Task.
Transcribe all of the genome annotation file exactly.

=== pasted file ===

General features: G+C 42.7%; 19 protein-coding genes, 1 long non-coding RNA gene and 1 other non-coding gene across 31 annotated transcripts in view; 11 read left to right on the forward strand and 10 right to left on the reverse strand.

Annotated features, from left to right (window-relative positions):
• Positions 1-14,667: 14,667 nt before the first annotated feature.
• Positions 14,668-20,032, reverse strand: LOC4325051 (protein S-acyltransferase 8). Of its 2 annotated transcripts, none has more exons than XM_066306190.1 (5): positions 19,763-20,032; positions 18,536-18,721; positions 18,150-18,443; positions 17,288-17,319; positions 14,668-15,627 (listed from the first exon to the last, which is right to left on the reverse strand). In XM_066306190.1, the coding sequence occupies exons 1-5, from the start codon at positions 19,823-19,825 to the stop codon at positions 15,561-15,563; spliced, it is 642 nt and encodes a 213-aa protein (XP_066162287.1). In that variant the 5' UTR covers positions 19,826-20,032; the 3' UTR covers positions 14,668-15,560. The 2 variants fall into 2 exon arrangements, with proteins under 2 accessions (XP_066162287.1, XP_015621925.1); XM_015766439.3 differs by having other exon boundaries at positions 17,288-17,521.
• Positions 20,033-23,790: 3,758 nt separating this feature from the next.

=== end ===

General features: G+C 42.7%; 19 protein-coding genes, 1 long non-coding RNA gene and 1 other non-coding gene across 31 annotated transcripts in view; 11 read left to right on the forward strand and 10 right to left on the reverse strand.

Annotated features, from left to right (window-relative positions):
• Positions 1-14,667: 14,667 nt before the first annotated feature.
• Positions 14,668-20,032, reverse strand: LOC4325051 (protein S-acyltransferase 8). Of its 2 annotated transcripts, none has more exons than XM_066306190.1 (5): positions 19,763-20,032; positions 18,536-18,721; positions 18,150-18,443; positions 17,288-17,319; positions 14,668-15,627 (listed from the first exon to the last, which is right to left on the reverse strand). In XM_066306190.1, the coding sequence occupies exons 1-5, from the start codon at positions 19,823-19,825 to the stop codon at positions 15,561-15,563; spliced, it is 642 nt and encodes a 213-aa protein (XP_066162287.1). In that variant the 5' UTR covers positions 19,826-20,032; the 3' UTR covers positions 14,668-15,560. The 2 variants fall into 2 exon arrangements, with proteins under 2 accessions (XP_066162287.1, XP_015621925.1); XM_015766439.3 differs by having other exon boundaries at positions 17,288-17,521.
• Positions 20,033-23,790: 3,758 nt separating this feature from the next.